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 By Roberto Lachner

I started volunteering at JaxTHRIVE in the fall of this past 2019-2020 school year. I really had no idea what to expect; I just knew that I needed to get volunteer hours for school. I wasn’t expecting to get involved, I wasn’t expecting to make friends, and I truthfully wasn’t expecting to make a difference. And that’s the goal, right? Everyone wants to make a change and leave the world a better place than how they found it. Well, I can confidently say that even just in one year of stepping out of my comfort zone once every 14 days, I really did become a catalyst and a source of positive change, however large or small.


I want to talk about my two friends, Tinsaye and Samuel, two brothers from Ethiopia. I met them during my first few weeks at JaxTHRIVE and we grew close both in person and during our weekly online sessions. 


Tinsaye is in seventh grade, loves to draw, and appreciates the visual arts. Like many students at JaxTHRIVE, Tinsaye’s mind is full of deep ideas and capability for understanding complex topics, and yet is often relegated and underestimated at school and elsewhere because of his background as a refugee and his difficulty reading English. I had an absolute blast with him. I myself can understand what it’s like to move to a new country and be forced to adopt to a new culture (since my family moved to the states from Costa Rica when I was 5 years old) and so while working with Tinsaye I knew that he didn’t need any special treatment but in fact that I could go beyond what was being taught with him, because not only did he understand it well, but he enjoyed it. 


One of my best memories with him was when the topic of the Saturday had to do with astronomy, and after we got through the packet with some spare time, I learned that he had never seen footage of the moon landing. I took out my phone and showed him some brief clips, and it was awesome to see his reaction to something which is so iconic to so many of us and yet he had never seen before. We also had fun during online schooling. One assignment he had was on the First Amendment, and as always, when we went through the worksheet, I made sure that the answers weren’t so much served on a platter or glossed over but instead discovered via in-depth discussion. We talked about every single part of the first amendment in depth, from where religious freedom does not apply to when it is appropriate to claim free speech. I am really interested in this type of thing, but I never really get to talk about it with anyone, so I really enjoyed myself sharing what I knew with him, especially since I could tell that he was having fun too. 


Samuel is in second grade and I can admit with certainty that he is one of the brightest people I know. I met him because I was new and didn’t know any of the kids and he didn’t know any of the tutors. We partnered up and I very quickly discovered that although Samuel was grouped with the younger students, he already knew most of what was on the agenda, and if he didn’t, he learned it fast. That left us with a lot of time after we had finished the topic of the Saturday to discuss really anything. We talked about where we were from, what we liked to do for fun, and what we liked to learn about.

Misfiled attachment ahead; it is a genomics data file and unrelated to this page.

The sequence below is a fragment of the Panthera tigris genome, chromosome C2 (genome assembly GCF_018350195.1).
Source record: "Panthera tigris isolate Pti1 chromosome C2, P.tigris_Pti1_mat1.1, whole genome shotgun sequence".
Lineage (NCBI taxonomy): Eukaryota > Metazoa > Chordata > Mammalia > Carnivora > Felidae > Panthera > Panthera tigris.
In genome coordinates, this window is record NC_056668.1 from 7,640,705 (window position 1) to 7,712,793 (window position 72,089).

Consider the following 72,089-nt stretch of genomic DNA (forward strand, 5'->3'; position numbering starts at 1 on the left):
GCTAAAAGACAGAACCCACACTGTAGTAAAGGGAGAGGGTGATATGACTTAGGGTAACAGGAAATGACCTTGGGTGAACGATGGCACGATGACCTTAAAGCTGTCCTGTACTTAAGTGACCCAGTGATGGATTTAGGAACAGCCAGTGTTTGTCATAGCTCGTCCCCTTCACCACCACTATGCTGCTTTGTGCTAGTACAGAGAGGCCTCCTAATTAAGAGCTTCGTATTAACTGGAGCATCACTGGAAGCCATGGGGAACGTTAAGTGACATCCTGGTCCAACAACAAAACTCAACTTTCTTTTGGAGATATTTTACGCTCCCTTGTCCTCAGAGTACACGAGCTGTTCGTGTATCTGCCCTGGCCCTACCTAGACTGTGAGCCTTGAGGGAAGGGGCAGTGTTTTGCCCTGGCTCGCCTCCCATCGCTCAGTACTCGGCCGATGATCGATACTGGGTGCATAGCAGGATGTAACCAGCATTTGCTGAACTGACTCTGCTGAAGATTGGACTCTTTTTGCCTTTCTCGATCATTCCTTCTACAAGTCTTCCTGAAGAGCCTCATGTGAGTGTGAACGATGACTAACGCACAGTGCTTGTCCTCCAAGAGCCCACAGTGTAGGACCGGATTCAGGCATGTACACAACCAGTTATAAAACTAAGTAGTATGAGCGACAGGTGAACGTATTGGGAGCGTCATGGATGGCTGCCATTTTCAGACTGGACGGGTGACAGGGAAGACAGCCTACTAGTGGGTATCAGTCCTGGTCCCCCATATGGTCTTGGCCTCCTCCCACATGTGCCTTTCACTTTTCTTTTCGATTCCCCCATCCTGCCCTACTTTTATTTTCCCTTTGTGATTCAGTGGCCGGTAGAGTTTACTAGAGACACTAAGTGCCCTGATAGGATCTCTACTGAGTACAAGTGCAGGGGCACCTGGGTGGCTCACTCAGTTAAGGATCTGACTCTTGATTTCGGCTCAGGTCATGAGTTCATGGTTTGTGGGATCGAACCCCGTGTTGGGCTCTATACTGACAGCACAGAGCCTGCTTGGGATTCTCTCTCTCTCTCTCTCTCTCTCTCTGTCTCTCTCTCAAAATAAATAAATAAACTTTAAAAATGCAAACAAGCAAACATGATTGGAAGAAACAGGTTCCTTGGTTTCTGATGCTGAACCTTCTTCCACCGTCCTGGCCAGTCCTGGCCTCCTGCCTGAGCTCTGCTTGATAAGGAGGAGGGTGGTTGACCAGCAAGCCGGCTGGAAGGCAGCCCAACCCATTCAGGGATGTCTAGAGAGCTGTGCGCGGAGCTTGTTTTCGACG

My favorite day with him was the very last session before JaxTHRIVE was shifted to online learning. The topic of the day was “forces and gravity.” I had given the packet a read before he came in, and when he did I asked him what he knew about “forces and gravity.” Not very much to my surprise, he mentioned pretty much everything which was in the packet. Because of that, we spent the 45 minutes with me teaching him what I knew about the subject. We talked about the more complex aspects which weren’t really in the packet, like how gravity isn’t really even a force but is rather a warp of space itself around an object, and how that specifically applies to planets. We also discussed how forces are present all around us, and that effectively the ground was pushing back on us as we pushed on it with our feet. When all my knowledge on that topic was exhausted, we moved on to plenty of other things. He asked me how plants eat and why their green and that lead to another long discussion about photosynthesis, how it came to be, and a plethora of other plant related biology. He then asked a great question, which is, “what if everything was free?” Well that evoked the last topic for the day, about how in a way that had already happened in certain places with the rise and fall of communism. All of these stories really speak to one of my favorite parts about JaxTHRIVE, which is that I get to teach people about things which I love and love learning about, and then see that same passion reflected in them. 


This year, I got involved with JaxTHRIVE, I made friends, and I really did make a difference (even though I didn’t expect to). My motivation for being a part of this organization isn’t really about the volunteer hours anymore, because the time I spend with people like Tinsaye and Samuel is reward enough for me. I get to talk with them about things which I don’t even get to discuss with my other friends. I get to share my love of learning with them. I get to feel like I have made some sort of positive change in another person’s life. They are both outstanding people and I really hope that they go far. The experiences and feelings I have mentioned here are just a fraction of the reasons why I truly believe that this organization is promoting a positive impact in the community and why I hope to stay involved with it for a long time, and why I know that many others will, too.

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